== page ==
The Friday farmers’ market in San Francisco was small and located close to the center of civic life – the Civic Center. It was also close to the Asian Art Museum – where we looked at the terracotta soldiers and a broad variety of arts from the Middle East through Southeast Asia to China.

While other times we might have gone to the Ferry Market – which isn’t like Kerrytown, but is – on this trip we looked for food to travel with, not food to consume. I bought some award winning goat cheese and a pound (!) of almond brittle, coated with chocolate.

I took photos of public art and parklets while there – because these are things that I’m thinking about, even when I’m not home.

And then, we went to visit redwood and wine country.

My son found a house for rent – for the weekend – in Sonoma County. Built on land that was once clearcut but has now regrown, the house was built to be restful, although it was in the midst of many other vacation and summer houses. I walked up and down steep roads, took photos and read.

I learned that redwoods grow from seed – but also in clusters from the base of a tree. So when a tree is cut down, more trees can sprout from the base, forming a circle. Some of those circles were really large, which meant to me that the parent tree must have been huge. But other tree circles were just from the base of a new tree, grown from seed. All of this made me wish I had more time to learn more things.

We bought food and cooked for the weekend. With some flour, sugar, and other basic ingredients, we made buttermilk pancakes, buttermilk biscuits, pasta and sauces. My own special meal was Sunday breakfast – with a cherry topping made from fresh cherries, strawberry jam, sugar, butter and a little sparkling orange juice. You might not think this would work – but it did. (We also learned that, next time we rent a house, Vanilla has to be on the shopping list!)

And when we wanted a snack, we had almond brittle. Eating the brittle made me wonder about how Almond Brittle differs from Almond Croccante and Almond Toffee (English Toffee). The answer? The butter.

Almond Croccante is just three ingredients – sugar, water and almonds. (recipes follow)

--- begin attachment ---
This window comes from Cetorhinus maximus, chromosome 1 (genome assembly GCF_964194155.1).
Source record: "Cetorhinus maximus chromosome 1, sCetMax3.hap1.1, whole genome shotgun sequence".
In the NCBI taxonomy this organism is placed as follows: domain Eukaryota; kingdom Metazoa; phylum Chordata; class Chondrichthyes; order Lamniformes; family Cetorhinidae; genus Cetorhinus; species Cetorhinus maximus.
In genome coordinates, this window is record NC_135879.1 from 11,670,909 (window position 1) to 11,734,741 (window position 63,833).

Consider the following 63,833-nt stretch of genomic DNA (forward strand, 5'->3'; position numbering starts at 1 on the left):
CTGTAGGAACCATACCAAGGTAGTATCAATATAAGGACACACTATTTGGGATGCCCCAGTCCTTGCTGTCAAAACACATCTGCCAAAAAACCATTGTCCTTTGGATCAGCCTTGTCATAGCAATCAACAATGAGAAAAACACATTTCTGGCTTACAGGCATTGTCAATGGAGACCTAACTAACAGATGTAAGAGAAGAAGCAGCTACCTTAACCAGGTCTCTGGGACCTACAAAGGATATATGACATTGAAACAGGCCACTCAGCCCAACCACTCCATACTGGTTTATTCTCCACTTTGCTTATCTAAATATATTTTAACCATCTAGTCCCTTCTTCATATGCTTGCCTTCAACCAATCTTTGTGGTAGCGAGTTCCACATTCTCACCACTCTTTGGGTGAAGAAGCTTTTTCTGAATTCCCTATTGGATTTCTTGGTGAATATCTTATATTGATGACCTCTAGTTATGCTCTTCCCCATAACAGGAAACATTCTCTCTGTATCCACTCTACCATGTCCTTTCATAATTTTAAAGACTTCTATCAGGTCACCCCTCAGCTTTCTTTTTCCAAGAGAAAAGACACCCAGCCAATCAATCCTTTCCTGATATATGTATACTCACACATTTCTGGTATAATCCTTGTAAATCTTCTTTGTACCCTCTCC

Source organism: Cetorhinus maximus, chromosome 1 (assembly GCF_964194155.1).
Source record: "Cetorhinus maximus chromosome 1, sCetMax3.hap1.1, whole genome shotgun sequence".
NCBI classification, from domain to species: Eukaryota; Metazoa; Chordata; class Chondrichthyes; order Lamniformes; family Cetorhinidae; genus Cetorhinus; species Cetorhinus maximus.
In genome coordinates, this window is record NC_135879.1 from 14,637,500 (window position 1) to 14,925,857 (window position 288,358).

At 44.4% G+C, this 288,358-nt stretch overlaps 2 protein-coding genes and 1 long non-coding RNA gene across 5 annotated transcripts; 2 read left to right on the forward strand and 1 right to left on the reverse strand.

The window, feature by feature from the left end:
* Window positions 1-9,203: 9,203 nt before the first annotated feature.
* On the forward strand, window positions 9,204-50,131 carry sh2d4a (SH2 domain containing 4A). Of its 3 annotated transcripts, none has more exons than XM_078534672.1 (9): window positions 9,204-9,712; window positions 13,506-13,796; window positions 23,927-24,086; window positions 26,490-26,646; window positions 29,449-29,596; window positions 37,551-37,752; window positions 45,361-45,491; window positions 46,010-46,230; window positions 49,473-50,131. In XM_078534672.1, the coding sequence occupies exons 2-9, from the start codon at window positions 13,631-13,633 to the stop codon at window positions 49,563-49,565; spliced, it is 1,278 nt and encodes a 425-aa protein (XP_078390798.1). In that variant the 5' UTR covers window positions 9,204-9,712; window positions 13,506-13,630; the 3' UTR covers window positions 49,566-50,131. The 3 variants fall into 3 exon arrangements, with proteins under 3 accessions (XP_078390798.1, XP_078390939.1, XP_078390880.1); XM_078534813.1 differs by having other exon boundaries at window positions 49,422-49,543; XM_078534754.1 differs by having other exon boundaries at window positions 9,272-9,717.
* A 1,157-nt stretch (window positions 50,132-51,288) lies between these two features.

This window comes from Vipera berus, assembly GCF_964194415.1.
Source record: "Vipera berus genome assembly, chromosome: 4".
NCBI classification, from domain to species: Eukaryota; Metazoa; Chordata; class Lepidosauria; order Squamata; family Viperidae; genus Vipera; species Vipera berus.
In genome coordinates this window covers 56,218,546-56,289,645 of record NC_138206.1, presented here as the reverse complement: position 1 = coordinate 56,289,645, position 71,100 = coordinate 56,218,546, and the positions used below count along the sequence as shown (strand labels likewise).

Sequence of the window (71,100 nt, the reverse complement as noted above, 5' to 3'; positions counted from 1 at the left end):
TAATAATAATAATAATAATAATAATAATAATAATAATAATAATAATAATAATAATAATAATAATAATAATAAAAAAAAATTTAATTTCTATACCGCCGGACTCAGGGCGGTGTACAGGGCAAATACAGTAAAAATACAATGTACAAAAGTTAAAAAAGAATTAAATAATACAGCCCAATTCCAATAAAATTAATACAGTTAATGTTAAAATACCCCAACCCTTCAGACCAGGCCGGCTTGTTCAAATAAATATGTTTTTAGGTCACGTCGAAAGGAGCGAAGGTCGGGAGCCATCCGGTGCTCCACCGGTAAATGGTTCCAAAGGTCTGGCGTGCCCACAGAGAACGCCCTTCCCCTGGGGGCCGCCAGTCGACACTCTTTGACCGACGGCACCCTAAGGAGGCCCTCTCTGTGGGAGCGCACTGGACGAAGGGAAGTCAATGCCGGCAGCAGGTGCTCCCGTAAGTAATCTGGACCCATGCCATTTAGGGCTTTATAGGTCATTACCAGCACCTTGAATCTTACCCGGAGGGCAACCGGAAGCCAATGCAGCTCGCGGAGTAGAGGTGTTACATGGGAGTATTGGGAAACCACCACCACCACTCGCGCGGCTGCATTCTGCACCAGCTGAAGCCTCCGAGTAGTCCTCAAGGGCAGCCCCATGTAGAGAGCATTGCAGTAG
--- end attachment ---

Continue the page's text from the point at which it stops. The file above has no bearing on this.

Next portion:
Almost all the recipes for Almond Brittle include some butter – from a tablespoon to a ½ cup. The brittle can be coated with chocolate, but it isn’t required.

Almond Toffee needs a pound of unsalted, high quality butter to make it good. I may share that recipe later.

Travel broadens my mind and gives me a chance to slow down and think about ideas. And of course, I benefit just from breathing the same air as my family.

Almond Croccante

3 cups of white sugar
½ cup water
5 cups of almonds
Enough butter to coat a cookie sheet, and no more.

In a saucepan, add the sugar and cook on high heat. Continue to stir until the sugar begins to sweat and liquefy. Add a bit of water to help, if necessary. Continue to cook until the sugar turns into a deep rich brown color. 

Add the almonds and mix well. Cook for a few minutes, making sure the almonds are fully coated. Remove the almonds from the heat and quickly pour and spread the hot almond-sugar mixture onto a buttered 
cookie sheet to the desired thickness. 

Let cool for 30 minutes before breaking it into smaller pieces.

Almond Brittle
This recipe yields almost 2 lbs of hard-to-resist goodness. You can substitute any nut or seed. The brittle will keep at room temperature for a couple of weeks if stored in an airtight Ziplock bag or Tupperware box.

2 cups (14oz or 392g) sugar
1 stick (4 oz or 112g) butter, chopped up into small dice
3 cups (about 12 oz or 350g) slivered almonds

Toast the almonds in the oven until lightly browned – this creates maximum almond flavor. Carmelize the sugar – heating it in a sauce pan until it melts. This works best by adding the sugar gradually. Once the sugar is evenly melted and a rich, caramel color, add the butter, stirring until all the butter is fully incorporated into the sugar, and the mixture coats the sides of the pan. Then add the toasted nuts, stir to coat, and quickly spread the mixture on a flat surface – a buttered cookie sheet, silpat sheet, or buttered marble slab to cool.